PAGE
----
The Crow Road (Iain Banks). I just finished reading this. The ending nicely tied up the story, and it was a great read. I think for me one of the signs of a great writer is that Banks was able to throw up thoughts and concepts along the way that most would consider are thought-provoking enough that they could be expanded into more depth, but rather than dwell, he is able to leave them behind, to keep on going with the story onto yet more ideas to tease the mind with. And all wrapped up in an intriguing and fun plot.
I gather the Marita and Justine Reading Advisory Committee already have something else lined up for my next read.
Futurama… I caught an episode or two of this when it originally aired, before Channel 7 played shuffle the programme schedules with it, and it disappeared into late-night purgatory. Now you can pick it up on DVD for $33 a season, so I bought the first one and started watching it with the kids. Like its stablemate The Simpsons, it’s funny stuff, all sorts of little things you might not notice if you don’t watch carefully.
Then of course, you get little moments like when Bender says “I’m going to start my own amusement park. With beer. And hookers”.
And sure enough your nine-year-old pipes up “Dad, what’s a hooker?”
I stammered a cop-out “it’s a long story” response, and we got back to watching the show. Will have to think carefully about that one, and any reasonable response may eventually expand into The Talk. Still, that’s why it’s PG. Parental Guidance is not just about deciding if the kids can watch it, it’s also about watching it with them and providing guidance and answers to their questions about the content. (Umm. Which I didn’t. But I will. Eventually.)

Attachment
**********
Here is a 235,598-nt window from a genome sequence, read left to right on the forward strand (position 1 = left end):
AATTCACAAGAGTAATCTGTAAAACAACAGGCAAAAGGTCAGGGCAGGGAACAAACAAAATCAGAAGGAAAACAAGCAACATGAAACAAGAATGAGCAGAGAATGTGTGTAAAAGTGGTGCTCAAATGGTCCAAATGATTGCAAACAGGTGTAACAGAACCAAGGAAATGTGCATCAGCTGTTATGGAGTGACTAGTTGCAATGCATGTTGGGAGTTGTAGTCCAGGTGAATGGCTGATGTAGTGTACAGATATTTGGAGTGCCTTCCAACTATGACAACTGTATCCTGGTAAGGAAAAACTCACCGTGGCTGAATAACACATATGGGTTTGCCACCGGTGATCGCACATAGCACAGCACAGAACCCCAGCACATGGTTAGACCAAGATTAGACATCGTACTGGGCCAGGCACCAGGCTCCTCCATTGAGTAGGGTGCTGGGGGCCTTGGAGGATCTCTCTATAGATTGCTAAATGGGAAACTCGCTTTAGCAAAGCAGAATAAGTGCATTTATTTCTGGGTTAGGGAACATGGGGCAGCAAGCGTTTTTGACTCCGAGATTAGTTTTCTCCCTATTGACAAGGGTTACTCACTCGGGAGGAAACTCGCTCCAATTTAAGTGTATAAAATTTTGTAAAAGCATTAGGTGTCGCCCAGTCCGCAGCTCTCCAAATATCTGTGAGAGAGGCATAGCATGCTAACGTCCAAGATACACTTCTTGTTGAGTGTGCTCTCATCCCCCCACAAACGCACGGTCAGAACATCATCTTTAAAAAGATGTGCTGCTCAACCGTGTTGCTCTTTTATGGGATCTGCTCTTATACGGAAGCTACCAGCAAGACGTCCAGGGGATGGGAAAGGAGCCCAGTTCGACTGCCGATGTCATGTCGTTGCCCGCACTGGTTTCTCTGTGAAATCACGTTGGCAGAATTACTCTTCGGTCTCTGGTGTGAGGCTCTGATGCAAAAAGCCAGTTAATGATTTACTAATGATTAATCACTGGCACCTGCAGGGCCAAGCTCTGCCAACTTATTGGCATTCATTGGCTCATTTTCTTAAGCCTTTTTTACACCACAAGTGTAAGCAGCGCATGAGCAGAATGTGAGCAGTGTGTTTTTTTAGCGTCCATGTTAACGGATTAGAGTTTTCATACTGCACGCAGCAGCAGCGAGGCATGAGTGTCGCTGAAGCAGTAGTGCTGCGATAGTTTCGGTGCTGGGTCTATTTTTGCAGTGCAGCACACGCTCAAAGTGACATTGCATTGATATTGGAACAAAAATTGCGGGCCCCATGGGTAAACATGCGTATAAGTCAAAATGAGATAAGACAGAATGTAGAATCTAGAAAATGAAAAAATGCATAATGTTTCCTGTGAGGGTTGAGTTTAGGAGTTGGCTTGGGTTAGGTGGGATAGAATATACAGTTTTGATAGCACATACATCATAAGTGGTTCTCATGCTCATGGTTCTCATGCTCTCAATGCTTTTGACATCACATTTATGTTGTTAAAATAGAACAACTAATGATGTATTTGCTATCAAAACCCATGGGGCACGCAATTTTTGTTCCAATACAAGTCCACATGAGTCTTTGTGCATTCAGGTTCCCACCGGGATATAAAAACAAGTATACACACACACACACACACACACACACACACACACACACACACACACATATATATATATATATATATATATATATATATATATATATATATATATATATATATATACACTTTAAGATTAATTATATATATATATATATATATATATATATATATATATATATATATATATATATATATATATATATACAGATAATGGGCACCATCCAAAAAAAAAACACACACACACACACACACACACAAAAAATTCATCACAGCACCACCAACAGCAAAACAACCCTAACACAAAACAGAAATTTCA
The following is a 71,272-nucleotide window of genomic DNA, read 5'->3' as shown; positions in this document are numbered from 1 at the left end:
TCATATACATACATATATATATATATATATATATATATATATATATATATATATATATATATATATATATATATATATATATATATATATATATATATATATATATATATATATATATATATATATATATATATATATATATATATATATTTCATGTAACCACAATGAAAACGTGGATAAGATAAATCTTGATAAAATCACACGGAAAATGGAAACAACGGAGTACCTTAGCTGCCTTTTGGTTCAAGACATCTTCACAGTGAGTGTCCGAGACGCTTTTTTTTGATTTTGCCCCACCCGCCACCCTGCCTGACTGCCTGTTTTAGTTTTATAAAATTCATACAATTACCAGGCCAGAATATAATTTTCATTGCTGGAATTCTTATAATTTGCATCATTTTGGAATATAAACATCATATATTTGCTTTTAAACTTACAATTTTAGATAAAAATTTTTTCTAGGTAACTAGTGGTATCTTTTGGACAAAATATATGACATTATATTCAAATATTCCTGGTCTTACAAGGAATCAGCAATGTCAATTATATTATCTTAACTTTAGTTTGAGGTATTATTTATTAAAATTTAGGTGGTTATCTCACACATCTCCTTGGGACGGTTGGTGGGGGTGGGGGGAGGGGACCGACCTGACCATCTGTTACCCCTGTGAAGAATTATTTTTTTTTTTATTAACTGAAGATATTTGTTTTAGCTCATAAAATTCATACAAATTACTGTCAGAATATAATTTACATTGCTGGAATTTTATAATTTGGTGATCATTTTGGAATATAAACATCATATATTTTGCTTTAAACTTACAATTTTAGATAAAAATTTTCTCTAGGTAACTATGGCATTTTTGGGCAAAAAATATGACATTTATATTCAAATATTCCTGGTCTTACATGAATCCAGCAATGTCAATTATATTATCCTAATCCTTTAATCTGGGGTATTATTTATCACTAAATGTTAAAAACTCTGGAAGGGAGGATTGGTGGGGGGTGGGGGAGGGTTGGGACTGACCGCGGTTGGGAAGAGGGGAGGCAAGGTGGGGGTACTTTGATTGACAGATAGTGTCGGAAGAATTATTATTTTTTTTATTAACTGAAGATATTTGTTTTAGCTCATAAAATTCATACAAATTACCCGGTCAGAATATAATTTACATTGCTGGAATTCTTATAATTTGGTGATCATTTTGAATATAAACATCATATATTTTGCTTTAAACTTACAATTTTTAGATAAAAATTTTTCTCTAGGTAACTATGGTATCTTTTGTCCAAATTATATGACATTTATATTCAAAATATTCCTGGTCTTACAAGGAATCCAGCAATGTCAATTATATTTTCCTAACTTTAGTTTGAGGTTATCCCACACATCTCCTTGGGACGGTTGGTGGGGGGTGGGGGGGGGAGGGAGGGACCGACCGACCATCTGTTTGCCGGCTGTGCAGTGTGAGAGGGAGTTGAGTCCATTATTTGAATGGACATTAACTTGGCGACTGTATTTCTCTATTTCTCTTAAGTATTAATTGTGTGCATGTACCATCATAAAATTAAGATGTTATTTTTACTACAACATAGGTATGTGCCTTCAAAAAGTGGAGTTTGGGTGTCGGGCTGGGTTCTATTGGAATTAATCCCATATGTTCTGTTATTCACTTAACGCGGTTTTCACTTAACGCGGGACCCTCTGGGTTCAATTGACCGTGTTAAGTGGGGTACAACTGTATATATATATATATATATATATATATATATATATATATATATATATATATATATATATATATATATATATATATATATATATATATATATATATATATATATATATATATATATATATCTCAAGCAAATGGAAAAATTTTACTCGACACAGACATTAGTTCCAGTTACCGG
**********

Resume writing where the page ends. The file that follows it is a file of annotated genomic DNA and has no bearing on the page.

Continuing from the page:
Halo (XBox) and Harry Potter and the Chamber of Secrets (XBox). I’ve bitched before about modern video games, but these are both great. The craft has obviously been honed in the last few years, with developers concentrating on usability as well as those eye-dazzling 3D graphics and sound.
What these two games have in common is that like a movie, they have a plot worked out, and the first parts of the storyline ease you into the game, get you accustomed to the controls, characters and surroundings. It really works well — you can take your first steps around at your own pace, and linger in one location if you like, before moving onto the next stage. The stage transition is less obvious in Halo, but both share the idea of changing objectives (for instance Halo’s find the survivors on the mountain vs Harry’s find Ginny’s stuff in Diagon Alley) and mini-games. Like getting to the top of a screen in Donkey Kong, complete the objective and you’ll move on through to the next part of the plot.
Another big factor is the behaviour of the computerised characters. In Harry Potter, most of them do bugger all, many just standing about. In Halo the marines run around, helping you help them, saying different things, and though there’s a fixed storyline, the aliens’ behaviour varies a fair bit too. Both games have other characters who direct you to things, or tell you what needs to happen next.
I’ve only gone a little way into these two games (no, I didn’t play them all day when I was sick at home on Tuesday), and there’s a lot more to explore. But both very enjoyable so far.